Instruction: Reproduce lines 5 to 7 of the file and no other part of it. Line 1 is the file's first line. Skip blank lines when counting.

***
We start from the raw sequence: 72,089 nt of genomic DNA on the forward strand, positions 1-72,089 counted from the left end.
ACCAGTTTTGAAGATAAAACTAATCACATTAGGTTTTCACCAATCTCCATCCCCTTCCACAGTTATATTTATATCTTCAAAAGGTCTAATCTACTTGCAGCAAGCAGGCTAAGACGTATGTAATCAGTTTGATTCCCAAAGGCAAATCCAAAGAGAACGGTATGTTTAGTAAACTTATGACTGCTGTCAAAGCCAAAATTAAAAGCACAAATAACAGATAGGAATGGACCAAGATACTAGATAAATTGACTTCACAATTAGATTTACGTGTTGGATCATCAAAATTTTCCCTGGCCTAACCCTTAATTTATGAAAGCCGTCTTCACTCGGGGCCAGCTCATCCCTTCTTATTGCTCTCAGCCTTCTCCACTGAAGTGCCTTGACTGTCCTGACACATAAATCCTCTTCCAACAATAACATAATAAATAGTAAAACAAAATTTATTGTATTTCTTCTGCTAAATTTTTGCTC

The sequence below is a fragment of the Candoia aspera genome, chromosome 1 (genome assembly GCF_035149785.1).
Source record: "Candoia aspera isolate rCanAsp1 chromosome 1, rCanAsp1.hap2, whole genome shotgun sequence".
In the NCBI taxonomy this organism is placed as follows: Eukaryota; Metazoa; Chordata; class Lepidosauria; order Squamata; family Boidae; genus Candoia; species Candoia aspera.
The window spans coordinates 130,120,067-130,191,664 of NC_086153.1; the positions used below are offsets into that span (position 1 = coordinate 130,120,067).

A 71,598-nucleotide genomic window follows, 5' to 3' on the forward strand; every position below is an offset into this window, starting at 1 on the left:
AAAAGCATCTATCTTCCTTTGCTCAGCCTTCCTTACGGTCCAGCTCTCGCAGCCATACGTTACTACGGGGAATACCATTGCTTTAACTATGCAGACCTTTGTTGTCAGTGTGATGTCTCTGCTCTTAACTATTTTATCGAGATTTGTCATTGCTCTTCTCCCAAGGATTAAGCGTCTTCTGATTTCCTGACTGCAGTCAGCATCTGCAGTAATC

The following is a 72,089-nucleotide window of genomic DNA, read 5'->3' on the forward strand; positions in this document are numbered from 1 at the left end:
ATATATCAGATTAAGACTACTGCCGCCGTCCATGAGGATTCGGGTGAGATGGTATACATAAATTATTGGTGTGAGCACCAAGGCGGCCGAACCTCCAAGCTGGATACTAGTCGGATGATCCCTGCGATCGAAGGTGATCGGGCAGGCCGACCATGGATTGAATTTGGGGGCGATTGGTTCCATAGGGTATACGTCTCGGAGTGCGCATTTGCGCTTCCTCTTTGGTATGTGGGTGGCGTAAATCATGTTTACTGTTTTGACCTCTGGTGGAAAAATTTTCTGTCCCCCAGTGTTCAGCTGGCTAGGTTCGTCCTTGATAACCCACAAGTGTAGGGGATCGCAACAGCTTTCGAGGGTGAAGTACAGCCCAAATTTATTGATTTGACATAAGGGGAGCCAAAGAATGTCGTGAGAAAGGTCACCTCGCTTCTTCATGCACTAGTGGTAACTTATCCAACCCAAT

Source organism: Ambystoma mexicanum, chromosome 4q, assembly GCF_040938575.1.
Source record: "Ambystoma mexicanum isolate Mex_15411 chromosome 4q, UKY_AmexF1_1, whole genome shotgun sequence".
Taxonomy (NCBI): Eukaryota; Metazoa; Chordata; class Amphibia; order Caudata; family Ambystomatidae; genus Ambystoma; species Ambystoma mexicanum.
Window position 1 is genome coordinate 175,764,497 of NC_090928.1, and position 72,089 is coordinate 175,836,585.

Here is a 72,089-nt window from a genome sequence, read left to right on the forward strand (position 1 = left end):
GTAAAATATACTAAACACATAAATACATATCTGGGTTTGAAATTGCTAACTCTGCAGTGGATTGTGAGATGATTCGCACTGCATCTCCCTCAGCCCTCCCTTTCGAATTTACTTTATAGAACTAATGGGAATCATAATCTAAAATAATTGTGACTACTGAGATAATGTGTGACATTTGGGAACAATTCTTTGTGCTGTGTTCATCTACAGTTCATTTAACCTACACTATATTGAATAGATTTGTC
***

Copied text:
In the NCBI taxonomy this organism is placed as follows: Eukaryota; Metazoa; Chordata; class Lepidosauria; order Squamata; family Boidae; genus Candoia; species Candoia aspera.
The window spans coordinates 130,120,067-130,191,664 of NC_086153.1; the positions used below are offsets into that span (position 1 = coordinate 130,120,067).

A 71,598-nucleotide genomic window follows, 5' to 3' on the forward strand; every position below is an offset into this window, starting at 1 on the left: